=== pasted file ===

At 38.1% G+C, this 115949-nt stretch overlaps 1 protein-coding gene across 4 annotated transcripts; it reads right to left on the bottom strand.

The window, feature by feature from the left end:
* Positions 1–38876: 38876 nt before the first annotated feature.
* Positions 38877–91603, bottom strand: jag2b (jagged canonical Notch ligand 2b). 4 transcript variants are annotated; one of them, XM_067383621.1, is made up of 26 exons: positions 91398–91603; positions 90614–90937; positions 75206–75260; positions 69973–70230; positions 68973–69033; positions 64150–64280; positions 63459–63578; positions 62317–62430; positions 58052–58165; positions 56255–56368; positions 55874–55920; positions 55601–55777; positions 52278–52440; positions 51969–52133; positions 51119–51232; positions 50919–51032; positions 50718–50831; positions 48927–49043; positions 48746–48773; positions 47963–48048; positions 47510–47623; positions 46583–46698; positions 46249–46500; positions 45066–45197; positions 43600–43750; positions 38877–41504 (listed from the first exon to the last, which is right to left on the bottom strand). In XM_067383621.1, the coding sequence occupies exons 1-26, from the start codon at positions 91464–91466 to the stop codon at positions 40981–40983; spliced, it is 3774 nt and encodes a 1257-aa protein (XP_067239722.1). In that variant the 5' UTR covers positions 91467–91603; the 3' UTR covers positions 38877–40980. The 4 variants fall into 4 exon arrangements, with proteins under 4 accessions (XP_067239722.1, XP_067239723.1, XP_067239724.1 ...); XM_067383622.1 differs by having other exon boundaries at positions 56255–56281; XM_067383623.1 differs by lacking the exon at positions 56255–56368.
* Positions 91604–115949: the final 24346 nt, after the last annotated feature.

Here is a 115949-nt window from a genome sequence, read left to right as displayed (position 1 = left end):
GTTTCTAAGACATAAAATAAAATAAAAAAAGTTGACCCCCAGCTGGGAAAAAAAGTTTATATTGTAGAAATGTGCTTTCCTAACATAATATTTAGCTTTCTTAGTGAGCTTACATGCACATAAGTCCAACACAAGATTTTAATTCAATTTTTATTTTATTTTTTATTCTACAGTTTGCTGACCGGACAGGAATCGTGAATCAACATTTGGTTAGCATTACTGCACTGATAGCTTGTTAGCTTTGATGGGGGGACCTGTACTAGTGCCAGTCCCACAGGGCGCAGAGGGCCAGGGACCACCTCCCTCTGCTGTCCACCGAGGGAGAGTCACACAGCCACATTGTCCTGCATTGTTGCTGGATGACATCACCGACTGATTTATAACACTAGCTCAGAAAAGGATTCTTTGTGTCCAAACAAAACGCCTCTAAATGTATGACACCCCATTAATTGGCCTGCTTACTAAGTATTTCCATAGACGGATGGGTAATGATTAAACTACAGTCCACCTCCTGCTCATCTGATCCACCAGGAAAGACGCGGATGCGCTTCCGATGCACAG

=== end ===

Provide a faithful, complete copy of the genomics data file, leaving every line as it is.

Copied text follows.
At 38.1% G+C, this 115949-nt stretch overlaps 1 protein-coding gene across 4 annotated transcripts; it reads right to left on the bottom strand.

The window, feature by feature from the left end:
* Positions 1–38876: 38876 nt before the first annotated feature.
* Positions 38877–91603, bottom strand: jag2b (jagged canonical Notch ligand 2b). 4 transcript variants are annotated; one of them, XM_067383621.1, is made up of 26 exons: positions 91398–91603; positions 90614–90937; positions 75206–75260; positions 69973–70230; positions 68973–69033; positions 64150–64280; positions 63459–63578; positions 62317–62430; positions 58052–58165; positions 56255–56368; positions 55874–55920; positions 55601–55777; positions 52278–52440; positions 51969–52133; positions 51119–51232; positions 50919–51032; positions 50718–50831; positions 48927–49043; positions 48746–48773; positions 47963–48048; positions 47510–47623; positions 46583–46698; positions 46249–46500; positions 45066–45197; positions 43600–43750; positions 38877–41504 (listed from the first exon to the last, which is right to left on the bottom strand). In XM_067383621.1, the coding sequence occupies exons 1-26, from the start codon at positions 91464–91466 to the stop codon at positions 40981–40983; spliced, it is 3774 nt and encodes a 1257-aa protein (XP_067239722.1). In that variant the 5' UTR covers positions 91467–91603; the 3' UTR covers positions 38877–40980. The 4 variants fall into 4 exon arrangements, with proteins under 4 accessions (XP_067239722.1, XP_067239723.1, XP_067239724.1 ...); XM_067383622.1 differs by having other exon boundaries at positions 56255–56281; XM_067383623.1 differs by lacking the exon at positions 56255–56368.
* Positions 91604–115949: the final 24346 nt, after the last annotated feature.

Here is a 115949-nt window from a genome sequence, read left to right as displayed (position 1 = left end):
GTTTCTAAGACATAAAATAAAATAAAAAAAGTTGACCCCCAGCTGGGAAAAAAAGTTTATATTGTAGAAATGTGCTTTCCTAACATAATATTTAGCTTTCTTAGTGAGCTTACATGCACATAAGTCCAACACAAGATTTTAATTCAATTTTTATTTTATTTTTTATTCTACAGTTTGCTGACCGGACAGGAATCGTGAATCAACATTTGGTTAGCATTACTGCACTGATAGCTTGTTAGCTTTGATGGGGGGACCTGTACTAGTGCCAGTCCCACAGGGCGCAGAGGGCCAGGGACCACCTCCCTCTGCTGTCCACCGAGGGAGAGTCACACAGCCACATTGTCCTGCATTGTTGCTGGATGACATCACCGACTGATTTATAACACTAGCTCAGAAAAGGATTCTTTGTGTCCAAACAAAACGCCTCTAAATGTATGACACCCCATTAATTGGCCTGCTTACTAAGTATTTCCATAGACGGATGGGTAATGATTAAACTACAGTCCACCTCCTGCTCATCTGATCCACCAGGAAAGACGCGGATGCGCTTCCGATGCACAG